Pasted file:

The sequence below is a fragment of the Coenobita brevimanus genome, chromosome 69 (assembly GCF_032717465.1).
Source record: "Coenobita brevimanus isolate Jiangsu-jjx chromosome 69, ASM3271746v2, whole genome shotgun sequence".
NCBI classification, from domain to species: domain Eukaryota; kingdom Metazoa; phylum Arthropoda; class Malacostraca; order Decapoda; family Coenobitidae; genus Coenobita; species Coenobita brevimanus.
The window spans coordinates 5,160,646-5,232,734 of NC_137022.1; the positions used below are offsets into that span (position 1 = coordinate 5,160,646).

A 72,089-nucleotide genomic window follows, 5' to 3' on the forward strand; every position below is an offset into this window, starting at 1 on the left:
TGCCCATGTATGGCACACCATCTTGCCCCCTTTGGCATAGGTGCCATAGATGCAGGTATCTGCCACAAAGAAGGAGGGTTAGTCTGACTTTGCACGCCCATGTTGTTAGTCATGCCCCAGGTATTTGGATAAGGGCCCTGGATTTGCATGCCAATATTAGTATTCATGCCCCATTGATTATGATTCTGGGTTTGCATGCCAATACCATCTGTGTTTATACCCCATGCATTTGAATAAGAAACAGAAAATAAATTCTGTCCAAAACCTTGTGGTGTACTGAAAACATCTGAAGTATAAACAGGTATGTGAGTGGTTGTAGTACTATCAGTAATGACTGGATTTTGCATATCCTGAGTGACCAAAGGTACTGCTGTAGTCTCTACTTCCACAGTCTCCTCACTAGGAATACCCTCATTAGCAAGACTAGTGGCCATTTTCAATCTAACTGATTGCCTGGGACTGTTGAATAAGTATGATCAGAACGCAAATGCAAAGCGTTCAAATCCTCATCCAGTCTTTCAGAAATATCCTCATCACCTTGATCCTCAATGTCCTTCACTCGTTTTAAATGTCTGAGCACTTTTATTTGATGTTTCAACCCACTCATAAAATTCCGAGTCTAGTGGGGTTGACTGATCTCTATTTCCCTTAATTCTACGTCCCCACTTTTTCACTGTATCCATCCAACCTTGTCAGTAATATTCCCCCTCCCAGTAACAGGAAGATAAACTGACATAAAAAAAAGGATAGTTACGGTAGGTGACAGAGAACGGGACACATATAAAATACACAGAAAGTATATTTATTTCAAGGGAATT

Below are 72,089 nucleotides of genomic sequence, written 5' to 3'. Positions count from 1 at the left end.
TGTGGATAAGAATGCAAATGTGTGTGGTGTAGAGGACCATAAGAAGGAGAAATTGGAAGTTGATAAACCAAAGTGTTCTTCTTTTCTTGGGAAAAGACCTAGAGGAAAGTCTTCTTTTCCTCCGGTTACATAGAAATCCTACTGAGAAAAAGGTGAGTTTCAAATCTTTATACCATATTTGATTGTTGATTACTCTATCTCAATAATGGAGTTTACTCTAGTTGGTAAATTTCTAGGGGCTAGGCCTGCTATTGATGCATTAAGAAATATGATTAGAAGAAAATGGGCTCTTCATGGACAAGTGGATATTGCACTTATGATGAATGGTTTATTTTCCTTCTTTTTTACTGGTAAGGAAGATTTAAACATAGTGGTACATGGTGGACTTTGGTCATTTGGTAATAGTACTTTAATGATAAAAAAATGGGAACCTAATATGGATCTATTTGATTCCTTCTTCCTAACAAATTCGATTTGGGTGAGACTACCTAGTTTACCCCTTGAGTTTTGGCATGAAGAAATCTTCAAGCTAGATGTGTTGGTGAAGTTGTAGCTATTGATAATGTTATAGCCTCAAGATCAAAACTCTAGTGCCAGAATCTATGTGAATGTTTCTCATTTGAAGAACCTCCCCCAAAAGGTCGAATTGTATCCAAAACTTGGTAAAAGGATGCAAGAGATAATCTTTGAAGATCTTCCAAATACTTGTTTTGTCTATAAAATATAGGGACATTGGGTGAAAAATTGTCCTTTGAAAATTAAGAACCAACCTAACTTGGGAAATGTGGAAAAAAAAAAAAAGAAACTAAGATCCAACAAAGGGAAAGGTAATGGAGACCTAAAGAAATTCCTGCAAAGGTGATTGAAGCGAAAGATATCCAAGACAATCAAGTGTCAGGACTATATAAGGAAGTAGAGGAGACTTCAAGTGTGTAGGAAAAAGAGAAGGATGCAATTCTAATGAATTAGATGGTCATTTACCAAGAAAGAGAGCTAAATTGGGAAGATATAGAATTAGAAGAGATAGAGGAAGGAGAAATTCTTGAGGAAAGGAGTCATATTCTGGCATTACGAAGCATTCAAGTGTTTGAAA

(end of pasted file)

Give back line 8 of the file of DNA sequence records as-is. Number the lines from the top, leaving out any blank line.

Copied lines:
TGTGGATAAGAATGCAAATGTGTGTGGTGTAGAGGACCATAAGAAGGAGAAATTGGAAGTTGATAAACCAAAGTGTTCTTCTTTTCTTGGGAAAAGACCTAGAGGAAAGTCTTCTTTTCCTCCGGTTACATAGAAATCCTACTGAGAAAAAGGTGAGTTTCAAATCTTTATACCATATTTGATTGTTGATTACTCTATCTCAATAATGGAGTTTACTCTAGTTGGTAAATTTCTAGGGGCTAGGCCTGCTATTGATGCATTAAGAAATATGATTAGAAGAAAATGGGCTCTTCATGGACAAGTGGATATTGCACTTATGATGAATGGTTTATTTTCCTTCTTTTTTACTGGTAAGGAAGATTTAAACATAGTGGTACATGGTGGACTTTGGTCATTTGGTAATAGTACTTTAATGATAAAAAAATGGGAACCTAATATGGATCTATTTGATTCCTTCTTCCTAACAAATTCGATTTGGGTGAGACTACCTAGTTTACCCCTTGAGTTTTGGCATGAAGAAATCTTCAAGCTAGATGTGTTGGTGAAGTTGTAGCTATTGATAATGTTATAGCCTCAAGATCAAAACTCTAGTGCCAGAATCTATGTGAATGTTTCTCATTTGAAGAACCTCCCCCAAAAGGTCGAATTGTATCCAAAACTTGGTAAAAGGATGCAAGAGATAATCTTTGAAGATCTTCCAAATACTTGTTTTGTCTATAAAATATAGGGACATTGGGTGAAAAATTGTCCTTTGAAAATTAAGAACCAACCTAACTTGGGAAATGTGGAAAAAAAAAAAAAGAAACTAAGATCCAACAAAGGGAAAGGTAATGGAGACCTAAAGAAATTCCTGCAAAGGTGATTGAAGCGAAAGATATCCAAGACAATCAAGTGTCAGGACTATATAAGGAAGTAGAGGAGACTTCAAGTGTGTAGGAAAAAGAGAAGGATGCAATTCTAATGAATTAGATGGTCATTTACCAAGAAAGAGAGCTAAATTGGGAAGATATAGAATTAGAAGAGATAGAGGAAGGAGAAATTCTTGAGGAAAGGAGTCATATTCTGGCATTACGAAGCATTCAAGTGTTTGAAA